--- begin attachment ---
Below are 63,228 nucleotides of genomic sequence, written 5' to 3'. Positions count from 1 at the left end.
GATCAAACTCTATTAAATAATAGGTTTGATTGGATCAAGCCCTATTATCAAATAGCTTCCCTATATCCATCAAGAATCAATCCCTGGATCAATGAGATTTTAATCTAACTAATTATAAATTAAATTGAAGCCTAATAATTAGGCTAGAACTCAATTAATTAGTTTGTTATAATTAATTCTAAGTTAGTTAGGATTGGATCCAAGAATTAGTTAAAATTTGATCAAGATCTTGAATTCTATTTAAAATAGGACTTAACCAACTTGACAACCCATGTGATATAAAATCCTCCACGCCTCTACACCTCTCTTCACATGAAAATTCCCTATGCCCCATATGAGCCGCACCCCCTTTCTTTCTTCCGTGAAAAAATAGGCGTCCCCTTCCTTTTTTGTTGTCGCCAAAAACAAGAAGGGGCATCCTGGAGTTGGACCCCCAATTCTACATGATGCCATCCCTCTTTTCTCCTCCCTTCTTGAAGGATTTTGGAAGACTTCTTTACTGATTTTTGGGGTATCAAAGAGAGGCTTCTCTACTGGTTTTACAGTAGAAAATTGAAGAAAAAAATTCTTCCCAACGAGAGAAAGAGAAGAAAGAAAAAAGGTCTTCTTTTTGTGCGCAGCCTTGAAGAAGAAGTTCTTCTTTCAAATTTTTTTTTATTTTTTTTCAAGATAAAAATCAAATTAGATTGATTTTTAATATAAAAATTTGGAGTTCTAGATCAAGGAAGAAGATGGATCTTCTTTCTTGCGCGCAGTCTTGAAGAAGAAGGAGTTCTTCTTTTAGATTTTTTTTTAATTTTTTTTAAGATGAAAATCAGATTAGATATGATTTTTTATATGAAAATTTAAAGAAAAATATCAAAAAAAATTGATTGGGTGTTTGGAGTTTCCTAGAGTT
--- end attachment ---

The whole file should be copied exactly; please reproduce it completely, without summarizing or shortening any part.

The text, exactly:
Below are 63,228 nucleotides of genomic sequence, written 5' to 3'. Positions count from 1 at the left end.
GATCAAACTCTATTAAATAATAGGTTTGATTGGATCAAGCCCTATTATCAAATAGCTTCCCTATATCCATCAAGAATCAATCCCTGGATCAATGAGATTTTAATCTAACTAATTATAAATTAAATTGAAGCCTAATAATTAGGCTAGAACTCAATTAATTAGTTTGTTATAATTAATTCTAAGTTAGTTAGGATTGGATCCAAGAATTAGTTAAAATTTGATCAAGATCTTGAATTCTATTTAAAATAGGACTTAACCAACTTGACAACCCATGTGATATAAAATCCTCCACGCCTCTACACCTCTCTTCACATGAAAATTCCCTATGCCCCATATGAGCCGCACCCCCTTTCTTTCTTCCGTGAAAAAATAGGCGTCCCCTTCCTTTTTTGTTGTCGCCAAAAACAAGAAGGGGCATCCTGGAGTTGGACCCCCAATTCTACATGATGCCATCCCTCTTTTCTCCTCCCTTCTTGAAGGATTTTGGAAGACTTCTTTACTGATTTTTGGGGTATCAAAGAGAGGCTTCTCTACTGGTTTTACAGTAGAAAATTGAAGAAAAAAATTCTTCCCAACGAGAGAAAGAGAAGAAAGAAAAAAGGTCTTCTTTTTGTGCGCAGCCTTGAAGAAGAAGTTCTTCTTTCAAATTTTTTTTTATTTTTTTTCAAGATAAAAATCAAATTAGATTGATTTTTAATATAAAAATTTGGAGTTCTAGATCAAGGAAGAAGATGGATCTTCTTTCTTGCGCGCAGTCTTGAAGAAGAAGGAGTTCTTCTTTTAGATTTTTTTTTAATTTTTTTTAAGATGAAAATCAGATTAGATATGATTTTTTATATGAAAATTTAAAGAAAAATATCAAAAAAAATTGATTGGGTGTTTGGAGTTTCCTAGAGTT